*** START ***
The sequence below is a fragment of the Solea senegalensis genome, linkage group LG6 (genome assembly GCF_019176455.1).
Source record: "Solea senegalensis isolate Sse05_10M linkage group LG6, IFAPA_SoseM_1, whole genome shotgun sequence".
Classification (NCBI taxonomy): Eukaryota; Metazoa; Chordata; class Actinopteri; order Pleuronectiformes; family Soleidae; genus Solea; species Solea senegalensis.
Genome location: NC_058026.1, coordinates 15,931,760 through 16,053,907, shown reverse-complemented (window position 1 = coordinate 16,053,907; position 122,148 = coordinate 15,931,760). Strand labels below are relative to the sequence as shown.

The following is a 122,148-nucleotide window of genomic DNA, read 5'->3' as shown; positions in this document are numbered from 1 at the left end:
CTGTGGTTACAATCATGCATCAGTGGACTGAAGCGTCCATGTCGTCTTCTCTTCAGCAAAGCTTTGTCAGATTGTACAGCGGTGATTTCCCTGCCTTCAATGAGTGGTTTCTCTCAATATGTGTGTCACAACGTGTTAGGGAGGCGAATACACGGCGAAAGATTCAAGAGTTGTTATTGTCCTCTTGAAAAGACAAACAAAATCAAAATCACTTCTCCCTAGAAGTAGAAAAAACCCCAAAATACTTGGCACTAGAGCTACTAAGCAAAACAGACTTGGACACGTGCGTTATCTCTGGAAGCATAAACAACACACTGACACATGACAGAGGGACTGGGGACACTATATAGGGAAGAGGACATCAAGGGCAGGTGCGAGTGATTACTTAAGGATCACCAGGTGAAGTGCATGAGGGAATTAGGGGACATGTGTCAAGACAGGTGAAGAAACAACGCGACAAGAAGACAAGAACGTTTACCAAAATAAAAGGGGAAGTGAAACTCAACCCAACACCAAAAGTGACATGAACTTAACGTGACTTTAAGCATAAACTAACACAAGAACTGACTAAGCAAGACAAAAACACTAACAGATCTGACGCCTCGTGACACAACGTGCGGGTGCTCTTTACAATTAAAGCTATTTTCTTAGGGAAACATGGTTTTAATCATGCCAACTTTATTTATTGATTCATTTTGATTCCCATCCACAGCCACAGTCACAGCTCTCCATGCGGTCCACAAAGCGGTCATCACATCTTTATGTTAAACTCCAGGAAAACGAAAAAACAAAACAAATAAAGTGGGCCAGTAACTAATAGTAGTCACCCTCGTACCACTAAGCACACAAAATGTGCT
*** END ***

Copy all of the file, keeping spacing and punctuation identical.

The sequence below is a fragment of the Solea senegalensis genome, linkage group LG6 (genome assembly GCF_019176455.1).
Source record: "Solea senegalensis isolate Sse05_10M linkage group LG6, IFAPA_SoseM_1, whole genome shotgun sequence".
Classification (NCBI taxonomy): Eukaryota; Metazoa; Chordata; class Actinopteri; order Pleuronectiformes; family Soleidae; genus Solea; species Solea senegalensis.
Genome location: NC_058026.1, coordinates 15,931,760 through 16,053,907, shown reverse-complemented (window position 1 = coordinate 16,053,907; position 122,148 = coordinate 15,931,760). Strand labels below are relative to the sequence as shown.

The following is a 122,148-nucleotide window of genomic DNA, read 5'->3' as shown; positions in this document are numbered from 1 at the left end:
CTGTGGTTACAATCATGCATCAGTGGACTGAAGCGTCCATGTCGTCTTCTCTTCAGCAAAGCTTTGTCAGATTGTACAGCGGTGATTTCCCTGCCTTCAATGAGTGGTTTCTCTCAATATGTGTGTCACAACGTGTTAGGGAGGCGAATACACGGCGAAAGATTCAAGAGTTGTTATTGTCCTCTTGAAAAGACAAACAAAATCAAAATCACTTCTCCCTAGAAGTAGAAAAAACCCCAAAATACTTGGCACTAGAGCTACTAAGCAAAACAGACTTGGACACGTGCGTTATCTCTGGAAGCATAAACAACACACTGACACATGACAGAGGGACTGGGGACACTATATAGGGAAGAGGACATCAAGGGCAGGTGCGAGTGATTACTTAAGGATCACCAGGTGAAGTGCATGAGGGAATTAGGGGACATGTGTCAAGACAGGTGAAGAAACAACGCGACAAGAAGACAAGAACGTTTACCAAAATAAAAGGGGAAGTGAAACTCAACCCAACACCAAAAGTGACATGAACTTAACGTGACTTTAAGCATAAACTAACACAAGAACTGACTAAGCAAGACAAAAACACTAACAGATCTGACGCCTCGTGACACAACGTGCGGGTGCTCTTTACAATTAAAGCTATTTTCTTAGGGAAACATGGTTTTAATCATGCCAACTTTATTTATTGATTCATTTTGATTCCCATCCACAGCCACAGTCACAGCTCTCCATGCGGTCCACAAAGCGGTCATCACATCTTTATGTTAAACTCCAGGAAAACGAAAAAACAAAACAAATAAAGTGGGCCAGTAACTAATAGTAGTCACCCTCGTACCACTAAGCACACAAAATGTGCT